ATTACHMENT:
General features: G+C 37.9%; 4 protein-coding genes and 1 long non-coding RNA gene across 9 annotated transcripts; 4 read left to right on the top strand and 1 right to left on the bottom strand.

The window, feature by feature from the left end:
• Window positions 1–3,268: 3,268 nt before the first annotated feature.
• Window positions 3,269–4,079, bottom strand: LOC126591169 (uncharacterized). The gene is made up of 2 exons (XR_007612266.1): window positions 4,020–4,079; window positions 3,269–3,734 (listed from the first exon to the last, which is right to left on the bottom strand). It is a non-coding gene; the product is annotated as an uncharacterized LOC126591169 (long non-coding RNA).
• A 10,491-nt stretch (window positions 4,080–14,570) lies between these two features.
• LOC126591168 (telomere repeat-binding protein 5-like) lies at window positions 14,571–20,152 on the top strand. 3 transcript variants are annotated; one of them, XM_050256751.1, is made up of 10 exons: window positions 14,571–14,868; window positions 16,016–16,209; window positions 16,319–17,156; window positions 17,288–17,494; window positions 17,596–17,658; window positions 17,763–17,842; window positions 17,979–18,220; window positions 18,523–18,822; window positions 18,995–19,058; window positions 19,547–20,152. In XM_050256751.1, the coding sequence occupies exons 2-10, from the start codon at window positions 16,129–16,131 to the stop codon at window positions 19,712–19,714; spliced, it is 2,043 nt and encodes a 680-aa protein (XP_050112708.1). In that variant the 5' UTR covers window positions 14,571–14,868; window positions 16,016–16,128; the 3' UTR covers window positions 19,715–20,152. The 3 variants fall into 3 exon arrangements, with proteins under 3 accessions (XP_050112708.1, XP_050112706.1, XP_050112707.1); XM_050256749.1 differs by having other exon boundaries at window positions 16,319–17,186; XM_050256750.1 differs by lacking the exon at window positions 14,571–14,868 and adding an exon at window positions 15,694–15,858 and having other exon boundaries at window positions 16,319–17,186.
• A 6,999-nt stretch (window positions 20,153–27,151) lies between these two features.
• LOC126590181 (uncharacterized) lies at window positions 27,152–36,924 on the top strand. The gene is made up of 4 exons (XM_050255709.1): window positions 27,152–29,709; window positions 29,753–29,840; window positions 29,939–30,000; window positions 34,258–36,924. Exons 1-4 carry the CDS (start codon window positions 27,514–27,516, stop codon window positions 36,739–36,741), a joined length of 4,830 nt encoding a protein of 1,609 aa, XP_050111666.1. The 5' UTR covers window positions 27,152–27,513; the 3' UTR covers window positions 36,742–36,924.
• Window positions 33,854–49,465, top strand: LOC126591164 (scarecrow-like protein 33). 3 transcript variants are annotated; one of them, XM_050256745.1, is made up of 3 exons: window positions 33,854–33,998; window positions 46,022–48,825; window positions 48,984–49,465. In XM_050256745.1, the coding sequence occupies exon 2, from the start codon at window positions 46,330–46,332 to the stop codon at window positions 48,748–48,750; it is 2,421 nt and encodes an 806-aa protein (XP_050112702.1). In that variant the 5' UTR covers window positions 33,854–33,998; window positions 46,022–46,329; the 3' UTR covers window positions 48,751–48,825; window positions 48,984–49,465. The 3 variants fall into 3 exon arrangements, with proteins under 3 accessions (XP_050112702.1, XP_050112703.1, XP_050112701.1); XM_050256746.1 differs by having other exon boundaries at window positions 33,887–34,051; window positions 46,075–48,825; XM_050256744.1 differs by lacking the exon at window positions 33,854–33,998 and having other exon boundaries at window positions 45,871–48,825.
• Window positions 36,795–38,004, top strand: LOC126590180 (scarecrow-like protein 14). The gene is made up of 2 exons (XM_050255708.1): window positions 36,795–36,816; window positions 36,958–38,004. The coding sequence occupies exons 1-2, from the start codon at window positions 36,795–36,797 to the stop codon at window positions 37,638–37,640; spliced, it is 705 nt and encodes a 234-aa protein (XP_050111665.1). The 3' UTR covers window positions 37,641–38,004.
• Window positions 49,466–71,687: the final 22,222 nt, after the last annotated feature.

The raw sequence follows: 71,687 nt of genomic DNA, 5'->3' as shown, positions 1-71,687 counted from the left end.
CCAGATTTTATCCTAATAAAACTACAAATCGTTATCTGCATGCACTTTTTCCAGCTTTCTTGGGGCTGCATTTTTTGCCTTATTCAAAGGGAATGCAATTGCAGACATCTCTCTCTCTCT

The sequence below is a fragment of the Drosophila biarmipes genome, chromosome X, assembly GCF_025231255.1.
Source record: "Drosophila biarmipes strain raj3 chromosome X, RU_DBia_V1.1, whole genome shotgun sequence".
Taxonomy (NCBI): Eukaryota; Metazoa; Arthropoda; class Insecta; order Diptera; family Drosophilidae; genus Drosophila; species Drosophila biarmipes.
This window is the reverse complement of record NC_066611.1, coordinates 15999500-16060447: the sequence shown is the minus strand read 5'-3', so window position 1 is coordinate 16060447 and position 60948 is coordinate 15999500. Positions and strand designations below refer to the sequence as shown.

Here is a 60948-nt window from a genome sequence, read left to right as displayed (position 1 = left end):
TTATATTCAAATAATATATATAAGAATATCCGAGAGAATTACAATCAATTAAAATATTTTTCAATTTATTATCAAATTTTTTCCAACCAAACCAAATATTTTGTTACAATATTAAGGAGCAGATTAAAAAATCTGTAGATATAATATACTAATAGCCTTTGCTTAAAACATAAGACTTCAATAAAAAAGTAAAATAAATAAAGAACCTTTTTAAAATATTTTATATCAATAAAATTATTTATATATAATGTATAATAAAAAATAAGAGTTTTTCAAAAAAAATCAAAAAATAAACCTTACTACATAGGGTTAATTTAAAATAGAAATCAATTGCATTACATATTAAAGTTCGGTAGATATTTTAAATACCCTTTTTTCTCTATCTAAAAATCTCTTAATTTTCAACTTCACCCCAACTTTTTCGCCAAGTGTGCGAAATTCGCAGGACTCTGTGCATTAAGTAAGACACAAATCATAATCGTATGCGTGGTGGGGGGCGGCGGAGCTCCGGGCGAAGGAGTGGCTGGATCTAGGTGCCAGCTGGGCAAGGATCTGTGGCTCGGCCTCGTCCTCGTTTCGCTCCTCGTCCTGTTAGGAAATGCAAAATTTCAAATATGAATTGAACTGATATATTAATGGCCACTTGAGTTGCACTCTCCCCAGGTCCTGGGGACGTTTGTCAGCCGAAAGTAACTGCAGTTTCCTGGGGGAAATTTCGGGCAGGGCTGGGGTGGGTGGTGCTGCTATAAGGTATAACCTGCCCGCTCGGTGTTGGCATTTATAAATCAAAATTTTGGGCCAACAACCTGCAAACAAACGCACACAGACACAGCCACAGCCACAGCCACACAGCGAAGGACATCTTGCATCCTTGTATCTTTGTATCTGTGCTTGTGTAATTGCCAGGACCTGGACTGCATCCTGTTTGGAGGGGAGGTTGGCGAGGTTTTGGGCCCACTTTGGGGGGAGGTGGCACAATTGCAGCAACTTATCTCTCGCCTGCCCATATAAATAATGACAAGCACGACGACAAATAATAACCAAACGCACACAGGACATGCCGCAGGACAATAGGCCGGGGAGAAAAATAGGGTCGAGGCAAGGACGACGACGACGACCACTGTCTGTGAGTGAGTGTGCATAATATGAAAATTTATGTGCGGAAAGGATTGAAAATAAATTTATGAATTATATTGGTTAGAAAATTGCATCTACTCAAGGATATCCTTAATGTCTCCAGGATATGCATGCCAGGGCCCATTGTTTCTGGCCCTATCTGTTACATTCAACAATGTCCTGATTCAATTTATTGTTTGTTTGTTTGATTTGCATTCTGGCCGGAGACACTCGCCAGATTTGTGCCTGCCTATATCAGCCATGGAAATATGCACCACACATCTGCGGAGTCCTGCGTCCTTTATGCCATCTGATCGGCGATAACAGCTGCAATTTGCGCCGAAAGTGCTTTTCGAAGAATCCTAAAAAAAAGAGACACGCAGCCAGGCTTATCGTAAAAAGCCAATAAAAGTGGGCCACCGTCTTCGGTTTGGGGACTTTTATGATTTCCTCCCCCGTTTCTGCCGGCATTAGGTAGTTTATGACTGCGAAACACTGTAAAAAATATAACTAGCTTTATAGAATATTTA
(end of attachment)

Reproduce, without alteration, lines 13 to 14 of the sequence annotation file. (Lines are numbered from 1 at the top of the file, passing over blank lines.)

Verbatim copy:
CCAGATTTTATCCTAATAAAACTACAAATCGTTATCTGCATGCACTTTTTCCAGCTTTCTTGGGGCTGCATTTTTTGCCTTATTCAAAGGGAATGCAATTGCAGACATCTCTCTCTCTCT

The sequence below is a fragment of the Drosophila biarmipes genome, chromosome X, assembly GCF_025231255.1.